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Independent Parallel vs Cooperative Play

Parents need to understand that there's no one-size-fits-all form of play for children. Every single child is unique and has their own special skills, interests, and pace when it comes to learning and playing. That's why a certain type of play that may work for one child may not necessarily be interesting to another. When this happens, it's important to create a play and learning environment that is unique to a specific child. When you do this, the first thing you need to consider is whether they're suited for playing by themselves and looking at others from afar or collaborating with others instantaneously. After all, some people are extroverted and prefer being surrounded by peers, while others are more introverted and would rather do things independently (while observing their peers). 

All these things considered, we're going to take a look at how different independent parallel play and cooperative play are from each other, and how you can incorporate these two distinct types in your child's best interest. 

Independent Parallel Play 

With this type of play, a child remains ecocentric. This means that they're more focused on themselves and keep their distractions from others at bay. They don't need to wait for their turn and can take on the challenge of figuring out how things work by themselves--although it's possible that they will look at their peers from a distance to get an idea about how to handle the toy or game in front of them.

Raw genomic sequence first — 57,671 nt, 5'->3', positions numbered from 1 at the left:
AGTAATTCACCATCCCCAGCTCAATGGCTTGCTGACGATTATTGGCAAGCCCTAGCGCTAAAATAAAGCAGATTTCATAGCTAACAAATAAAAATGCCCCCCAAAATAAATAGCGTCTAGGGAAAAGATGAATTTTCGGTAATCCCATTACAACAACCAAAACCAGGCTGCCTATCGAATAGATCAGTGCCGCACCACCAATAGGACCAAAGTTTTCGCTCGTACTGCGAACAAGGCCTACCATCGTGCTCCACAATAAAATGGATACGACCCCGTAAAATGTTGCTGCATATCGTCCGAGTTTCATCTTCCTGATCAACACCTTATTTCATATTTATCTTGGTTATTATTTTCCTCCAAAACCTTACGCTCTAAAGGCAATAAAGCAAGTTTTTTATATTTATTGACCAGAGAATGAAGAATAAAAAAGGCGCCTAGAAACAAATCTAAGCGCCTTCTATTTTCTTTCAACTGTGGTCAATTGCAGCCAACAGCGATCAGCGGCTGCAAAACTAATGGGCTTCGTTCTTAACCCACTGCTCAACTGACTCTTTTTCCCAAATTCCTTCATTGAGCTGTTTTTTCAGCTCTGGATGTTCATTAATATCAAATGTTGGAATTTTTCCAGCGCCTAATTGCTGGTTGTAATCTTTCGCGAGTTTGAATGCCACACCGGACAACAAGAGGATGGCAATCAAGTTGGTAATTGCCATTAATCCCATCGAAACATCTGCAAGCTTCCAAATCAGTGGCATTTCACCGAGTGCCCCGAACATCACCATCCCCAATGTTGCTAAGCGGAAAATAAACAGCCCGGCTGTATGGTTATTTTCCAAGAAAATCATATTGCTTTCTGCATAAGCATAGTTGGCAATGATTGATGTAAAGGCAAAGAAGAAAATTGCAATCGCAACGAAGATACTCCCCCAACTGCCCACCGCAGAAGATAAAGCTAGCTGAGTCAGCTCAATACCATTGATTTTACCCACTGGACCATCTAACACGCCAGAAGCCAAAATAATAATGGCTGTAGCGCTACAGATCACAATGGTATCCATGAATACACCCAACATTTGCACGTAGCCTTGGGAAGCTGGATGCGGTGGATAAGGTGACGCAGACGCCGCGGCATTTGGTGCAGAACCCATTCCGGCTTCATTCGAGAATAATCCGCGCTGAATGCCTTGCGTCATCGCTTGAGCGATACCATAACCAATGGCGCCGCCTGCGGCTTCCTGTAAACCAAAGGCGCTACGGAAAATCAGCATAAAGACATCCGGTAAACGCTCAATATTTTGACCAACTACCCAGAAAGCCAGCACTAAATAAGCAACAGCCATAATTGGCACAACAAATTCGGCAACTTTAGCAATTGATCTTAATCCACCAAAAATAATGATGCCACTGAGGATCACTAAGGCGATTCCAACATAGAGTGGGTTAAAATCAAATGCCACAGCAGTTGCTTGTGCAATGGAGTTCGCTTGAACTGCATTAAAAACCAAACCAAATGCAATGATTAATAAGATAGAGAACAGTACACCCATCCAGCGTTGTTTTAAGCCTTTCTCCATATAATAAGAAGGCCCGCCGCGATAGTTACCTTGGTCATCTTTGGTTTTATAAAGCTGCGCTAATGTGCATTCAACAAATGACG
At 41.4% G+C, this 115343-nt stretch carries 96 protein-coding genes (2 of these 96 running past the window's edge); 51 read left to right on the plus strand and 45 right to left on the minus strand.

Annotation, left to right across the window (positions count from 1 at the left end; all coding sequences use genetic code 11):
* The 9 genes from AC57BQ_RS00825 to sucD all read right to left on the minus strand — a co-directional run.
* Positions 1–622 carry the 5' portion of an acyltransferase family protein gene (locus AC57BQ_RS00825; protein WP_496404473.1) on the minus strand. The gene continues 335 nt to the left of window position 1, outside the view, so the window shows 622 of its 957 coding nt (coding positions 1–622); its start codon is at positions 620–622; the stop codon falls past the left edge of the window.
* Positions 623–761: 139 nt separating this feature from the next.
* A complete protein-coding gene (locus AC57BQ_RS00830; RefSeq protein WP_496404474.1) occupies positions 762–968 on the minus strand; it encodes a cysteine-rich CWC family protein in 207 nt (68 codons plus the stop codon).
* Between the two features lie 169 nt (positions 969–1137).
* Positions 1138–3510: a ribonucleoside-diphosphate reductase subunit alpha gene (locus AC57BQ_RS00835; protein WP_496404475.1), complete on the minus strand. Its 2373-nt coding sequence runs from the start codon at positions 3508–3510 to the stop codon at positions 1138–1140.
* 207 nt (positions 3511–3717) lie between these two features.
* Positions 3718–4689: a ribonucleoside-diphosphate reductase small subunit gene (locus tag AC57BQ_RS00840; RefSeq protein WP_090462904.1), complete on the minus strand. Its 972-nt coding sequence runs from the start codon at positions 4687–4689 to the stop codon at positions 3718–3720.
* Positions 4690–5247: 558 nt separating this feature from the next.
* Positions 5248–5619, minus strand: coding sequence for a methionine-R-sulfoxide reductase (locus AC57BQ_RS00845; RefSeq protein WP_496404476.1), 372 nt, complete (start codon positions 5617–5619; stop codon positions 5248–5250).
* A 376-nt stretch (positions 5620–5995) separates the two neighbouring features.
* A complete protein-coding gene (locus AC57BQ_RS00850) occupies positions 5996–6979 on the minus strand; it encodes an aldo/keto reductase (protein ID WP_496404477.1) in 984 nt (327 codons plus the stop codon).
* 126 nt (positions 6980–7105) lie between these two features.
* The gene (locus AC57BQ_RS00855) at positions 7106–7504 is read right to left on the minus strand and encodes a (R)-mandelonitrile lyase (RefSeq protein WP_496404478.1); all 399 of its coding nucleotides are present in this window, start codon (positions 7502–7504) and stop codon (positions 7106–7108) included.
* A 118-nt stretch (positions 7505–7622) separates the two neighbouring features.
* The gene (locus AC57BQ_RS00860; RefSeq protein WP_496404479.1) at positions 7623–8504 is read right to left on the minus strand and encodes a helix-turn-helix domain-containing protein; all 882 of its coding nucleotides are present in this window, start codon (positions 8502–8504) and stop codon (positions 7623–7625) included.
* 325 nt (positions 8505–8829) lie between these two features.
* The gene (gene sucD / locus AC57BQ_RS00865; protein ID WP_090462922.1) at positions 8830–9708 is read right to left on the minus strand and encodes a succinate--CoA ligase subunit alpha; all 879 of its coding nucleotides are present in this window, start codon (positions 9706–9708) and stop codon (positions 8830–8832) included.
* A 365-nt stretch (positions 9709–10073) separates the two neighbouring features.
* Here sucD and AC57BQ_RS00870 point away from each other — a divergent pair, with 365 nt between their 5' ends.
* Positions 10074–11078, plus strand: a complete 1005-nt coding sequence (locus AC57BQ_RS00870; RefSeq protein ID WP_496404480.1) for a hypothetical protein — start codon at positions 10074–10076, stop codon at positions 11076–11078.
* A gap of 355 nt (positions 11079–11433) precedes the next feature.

You must know that Independent Parallel Play is often considered the first step to prepare themselves for cooperative play because, at this stage, they are still beginning to develop their social skills and figuring out how to play cooperatively. However, there's nothing wrong if your child prefers this type of play even as they grow older. It just means they want to do things independently. 

Cooperative Play 

As the name suggests, cooperative play involves a group of children learning together and collaborating to achieve a common goal. When your child is a part of cooperative play, they begin to develop further their social skills through interaction. They get to learn the importance of following rules and fairness, as well as learn how to negotiate, resolve conflicts through proper communication, and even gain empathy for their peers. They also get to feel that sense of belonging, which is so important to have as early as childhood. If your child gets fueled up by interacting with people, they wouldn't have any trouble adjusting to cooperative play. 

Which of the two types of play works best for your child? How has it helped in their development? 

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